In November, the Maryland Catholic Conference published a document entitled, “Religious Freedom: The Most Sacred of All Property.” Despite its title, it quickly became obvious that this publication was really focused on the marriage equality debate, which the bishops seem to fear they are losing. So instead of debating the merits of marriage equality, they have attempted to shift the terms of the debate to “religious freedom,” where they have framed themselves as the victims of a secular government and culture.
The United States Conference of Catholic Bishops followed suit later in the same month, when at their national assembly they heard an address from Bishop William Lori, Chair of their newly formed Ad Hoc Committee for Religious Liberty.
Much of the commentary surrounding this question of religious liberty showed how Catholics’ liberty is not threatened, but that the bishops’ opposition to marriage equality, in fact, threatens the religious liberty of others. We posted about one such commentary a few weeks back in this blog post. You can also read New Ways Ministry’s response to the Maryland Catholic Conference statement here.
But these questions are more than just legal and political. They are also pastoral and personal. We were delighted when we read a response from a dear friend of New Ways Ministry, Erma Durkin, which approaches the Maryland bishops’ religious liberty arguments from these more concretely human concerns. Erma is an octogenarian mother of a gay son, and not only a devout Catholic, but a thought-filled one, too. She speaks primarily as a parent:
We sincerely wish the Bishops of Maryland, when they campaign against Civil Marriage for gay couples, would focus serious attention to the profound effects this drive has on the families among their flock. Parents are desperate to know how to reconcile the negative messages the Church delivers, or allows to be
assumed about gays, with the truth they know about the children they have brought to birth, and love so well. The arguments, given on p.9 of the Statement we are discussing, are not convincing in the light of what is known today about gender diversity among humans. Parents cannot understand how the State, by legalizing same-gender marriage, would, “infringe upon the religious liberties of individuals and institutions….” The State is simply granting equal rights to persons of all faiths, or no faith, to commit to a monogamous, permanent, and exclusive marriage contract. It is not telling people what to believe “as an article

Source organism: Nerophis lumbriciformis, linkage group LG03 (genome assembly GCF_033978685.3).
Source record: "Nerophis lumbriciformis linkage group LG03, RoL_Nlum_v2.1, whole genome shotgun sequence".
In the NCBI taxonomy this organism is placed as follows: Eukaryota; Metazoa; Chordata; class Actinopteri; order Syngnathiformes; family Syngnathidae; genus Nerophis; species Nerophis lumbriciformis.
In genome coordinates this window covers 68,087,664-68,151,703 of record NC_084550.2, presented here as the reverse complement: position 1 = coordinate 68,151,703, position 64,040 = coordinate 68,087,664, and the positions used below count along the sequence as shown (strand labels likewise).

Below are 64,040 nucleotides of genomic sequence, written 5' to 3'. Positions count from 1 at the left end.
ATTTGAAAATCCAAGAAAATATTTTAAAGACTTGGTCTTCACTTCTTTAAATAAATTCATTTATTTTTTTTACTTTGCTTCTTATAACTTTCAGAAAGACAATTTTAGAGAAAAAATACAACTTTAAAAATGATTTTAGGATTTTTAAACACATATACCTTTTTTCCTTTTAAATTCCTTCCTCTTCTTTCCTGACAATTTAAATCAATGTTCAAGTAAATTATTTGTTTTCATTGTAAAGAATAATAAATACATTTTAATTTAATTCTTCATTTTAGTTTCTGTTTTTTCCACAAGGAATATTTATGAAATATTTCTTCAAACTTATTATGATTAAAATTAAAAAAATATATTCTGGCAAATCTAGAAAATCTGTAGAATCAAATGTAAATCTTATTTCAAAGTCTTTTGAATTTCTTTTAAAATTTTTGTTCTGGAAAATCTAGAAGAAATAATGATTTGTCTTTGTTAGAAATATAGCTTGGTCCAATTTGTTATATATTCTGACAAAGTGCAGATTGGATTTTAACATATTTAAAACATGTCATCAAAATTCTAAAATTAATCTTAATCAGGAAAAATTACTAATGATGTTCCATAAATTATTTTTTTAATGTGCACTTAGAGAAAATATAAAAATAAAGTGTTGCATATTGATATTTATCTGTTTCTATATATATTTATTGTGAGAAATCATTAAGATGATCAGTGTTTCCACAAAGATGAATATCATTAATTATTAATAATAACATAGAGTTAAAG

of faith” p.9.”
She speaks as a Catholic citizen, too:
“I have never felt any coercion or obstructionism from the State, in all my years, while practicing my faith in good conscience. On the other hand, I have noted an area of pastoral need that cries out for attention and conversational engagement with our Shepherds. “
It’s clear from their statements that the bishops have listened to a lot of lawyers and political strategists. What they need to do is to listen, instead, to the sensus fidelium (the sense of the faithful) which has been expressed so eloquently by Erma Durkin.
By the way, Erma has written eloquently before on the issue of marriage equality. She contributed a moving reflection to New Ways Ministry’s book, Marriage Equality: A Positive Catholic Approach. You can download a PDF of the book from our website. Erma’s contribution is on page 15.
–Francis DeBernardo, New Ways Ministry